Jan Stuart, Newsday: Cassavetes coaxes persuasive performances from Justin Timberlake and Anton Yelchin in this flashy re-creation of a 1999 kidnapping-murder in cushy Southern California, which overdoes the seamy side of suburbia angle. Read more

Stephen Whitty, Newark Star-Ledger: Alpha Dog may have some of Larry Clark's territory, and even some of Tarantino's markings. But it's still a mutt. And no matter how much it marks its territory, it never finds its own way home. Read more

Elizabeth Weitzman, New York Daily News: Who would have thought that a real-life tale of sex, drugs and murder could be so instantly forgettable? Read more

Lou Lumenick, New York Post: Irresponsible, uncommercial but surprisingly watchable. Read more

Roger Moore, Orlando Sentinel: [Writer/director Cassavetes] never masters the tone and lands as many unintentional laughs as intentional ones. But he still manages, on occasion, to chill you to the bone. Read more

Steven Rea, Philadelphia Inquirer: There's more voyeurism going on here, and less insight into a certain culture (the young and the wasted), than the filmmakers would probably admit to, but the performances are scarily real, and the outcome, well, is just scary. Read more

James Berardinelli, ReelViews: Director Nick Cassavetes should be commended for the unflinching manner in which he tells the story -- it packs a punch, although it lingers too long to be truly unsettling. Read more

Stephanie Zacharek, Cassavetes -- a sometime actor himself -- doesn't seem to understand actors at all. From the finished product, it looks as if his preferred method of guiding his actors is to egg them on rather than nudge them toward restraint. Read more

St. Louis Post-Dispatch: Read more

Miriam Di Nunzio, Chicago Sun-Times: The movie's biggest surprise is Timberlake, who finds the heart and soul of the not-so-tough Frankie and makes him the film's most complete character. Read more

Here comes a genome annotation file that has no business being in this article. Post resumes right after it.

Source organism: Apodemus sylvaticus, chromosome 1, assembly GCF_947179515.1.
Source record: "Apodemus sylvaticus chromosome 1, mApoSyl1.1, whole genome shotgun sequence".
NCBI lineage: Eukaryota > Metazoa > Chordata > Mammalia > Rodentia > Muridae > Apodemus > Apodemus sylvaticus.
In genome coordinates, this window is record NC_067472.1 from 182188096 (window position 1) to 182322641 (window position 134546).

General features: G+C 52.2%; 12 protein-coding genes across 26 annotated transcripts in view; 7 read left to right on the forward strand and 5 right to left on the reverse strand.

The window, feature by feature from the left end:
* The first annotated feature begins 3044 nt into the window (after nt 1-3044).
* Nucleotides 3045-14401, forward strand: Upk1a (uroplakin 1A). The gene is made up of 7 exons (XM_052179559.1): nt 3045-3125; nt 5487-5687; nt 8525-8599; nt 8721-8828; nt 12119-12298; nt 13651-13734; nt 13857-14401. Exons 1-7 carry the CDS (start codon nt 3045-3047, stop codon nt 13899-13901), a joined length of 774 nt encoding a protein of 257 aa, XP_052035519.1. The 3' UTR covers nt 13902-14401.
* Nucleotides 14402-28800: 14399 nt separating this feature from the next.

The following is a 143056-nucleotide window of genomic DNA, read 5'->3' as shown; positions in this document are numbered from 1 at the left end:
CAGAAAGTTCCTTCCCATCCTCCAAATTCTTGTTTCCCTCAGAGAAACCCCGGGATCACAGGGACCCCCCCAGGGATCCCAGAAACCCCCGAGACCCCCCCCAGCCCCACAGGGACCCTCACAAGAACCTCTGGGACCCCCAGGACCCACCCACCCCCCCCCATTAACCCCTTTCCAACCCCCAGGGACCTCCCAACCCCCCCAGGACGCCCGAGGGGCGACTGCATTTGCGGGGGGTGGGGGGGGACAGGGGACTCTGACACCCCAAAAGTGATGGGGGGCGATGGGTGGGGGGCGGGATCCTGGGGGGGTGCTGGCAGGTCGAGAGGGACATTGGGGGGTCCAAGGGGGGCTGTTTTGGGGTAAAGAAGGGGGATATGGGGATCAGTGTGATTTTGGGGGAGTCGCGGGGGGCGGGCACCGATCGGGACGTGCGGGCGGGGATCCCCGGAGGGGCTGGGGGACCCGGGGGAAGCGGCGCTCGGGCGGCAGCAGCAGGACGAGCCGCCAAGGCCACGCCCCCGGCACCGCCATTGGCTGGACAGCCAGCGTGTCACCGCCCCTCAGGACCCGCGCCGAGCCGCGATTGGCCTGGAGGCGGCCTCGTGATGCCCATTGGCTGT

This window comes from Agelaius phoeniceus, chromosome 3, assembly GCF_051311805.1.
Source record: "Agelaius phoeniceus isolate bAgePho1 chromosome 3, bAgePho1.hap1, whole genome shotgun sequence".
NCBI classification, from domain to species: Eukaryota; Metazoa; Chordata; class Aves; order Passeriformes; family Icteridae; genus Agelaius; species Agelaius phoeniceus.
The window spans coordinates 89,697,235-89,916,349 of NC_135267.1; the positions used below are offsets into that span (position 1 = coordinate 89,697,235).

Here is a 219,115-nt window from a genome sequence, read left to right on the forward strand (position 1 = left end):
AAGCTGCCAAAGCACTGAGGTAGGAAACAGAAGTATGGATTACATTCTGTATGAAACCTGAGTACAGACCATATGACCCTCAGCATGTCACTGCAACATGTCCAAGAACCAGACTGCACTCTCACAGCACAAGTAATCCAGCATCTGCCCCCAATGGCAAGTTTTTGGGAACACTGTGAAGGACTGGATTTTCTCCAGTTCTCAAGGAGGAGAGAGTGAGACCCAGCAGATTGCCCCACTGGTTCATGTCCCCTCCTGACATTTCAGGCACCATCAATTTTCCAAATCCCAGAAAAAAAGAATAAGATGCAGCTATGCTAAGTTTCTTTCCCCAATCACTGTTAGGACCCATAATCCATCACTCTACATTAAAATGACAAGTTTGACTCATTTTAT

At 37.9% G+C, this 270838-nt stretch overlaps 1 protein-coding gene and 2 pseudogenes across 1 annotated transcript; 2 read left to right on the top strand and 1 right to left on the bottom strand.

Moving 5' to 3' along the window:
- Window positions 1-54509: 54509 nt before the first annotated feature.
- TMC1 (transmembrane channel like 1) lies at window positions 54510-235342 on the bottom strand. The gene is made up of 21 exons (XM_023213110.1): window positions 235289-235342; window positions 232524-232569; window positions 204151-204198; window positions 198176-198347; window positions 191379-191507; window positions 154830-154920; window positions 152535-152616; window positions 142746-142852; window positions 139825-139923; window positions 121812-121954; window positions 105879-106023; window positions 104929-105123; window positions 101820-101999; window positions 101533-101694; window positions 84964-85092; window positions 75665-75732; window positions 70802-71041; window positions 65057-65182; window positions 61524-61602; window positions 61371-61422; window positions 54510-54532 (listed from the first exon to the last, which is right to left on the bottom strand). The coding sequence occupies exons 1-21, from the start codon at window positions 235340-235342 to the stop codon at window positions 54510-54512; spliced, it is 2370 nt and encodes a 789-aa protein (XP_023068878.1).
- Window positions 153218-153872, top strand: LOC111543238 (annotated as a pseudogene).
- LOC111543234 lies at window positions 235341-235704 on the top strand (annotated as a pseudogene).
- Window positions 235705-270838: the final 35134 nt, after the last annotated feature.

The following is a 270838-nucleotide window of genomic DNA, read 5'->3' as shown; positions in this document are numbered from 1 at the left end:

Stephen Cole, Globe and Mail: Alpha Dog is a commanding ensemble piece. Read more

Peter Howell, Toronto Star: Cassavetes starts to lose the plot at the precise moment he starts keeping exact track of it. Read more

Trevor Johnston, Time Out: A movie which has been put together with occasional skill but lacks a compelling reason to exist. Read more

Melissa Anderson, Time Out: The worst movie of the year. Read more

Claudia Puig, USA Today: Alpha Dog is almost a sociological study of a youthful culture awash in freedom and steeped in violence, drugs, casual sex and offensive language. It also shines a light on parents who have abdicated their positions of guidance and discipline. Read more

Justin Chang, Variety: Alpha Dog is standard-issue tabloid fare pimped out as a serious true-crime saga. Read more

Rob Nelson, Village Voice: Director Nick Cassavetes has a blast with scenes of testosterone-fueled aggression (until it's time to repent), working the subwoofer in a way that'll surely boost DVD sales among boys with bedroom posters of Tony Montana. Read more

Robert Wilonsky, Village Voice: If nothing else, Alpha Dog's worth a look for the performance of Justin Timberlake, the moral center of a movie sorely in need of some conscience. Read more

Stephen Hunter, Washington Post: The movie suffers from an uncertain structure, but it boasts an extraordinary naturalism, not particularly flattering. Read more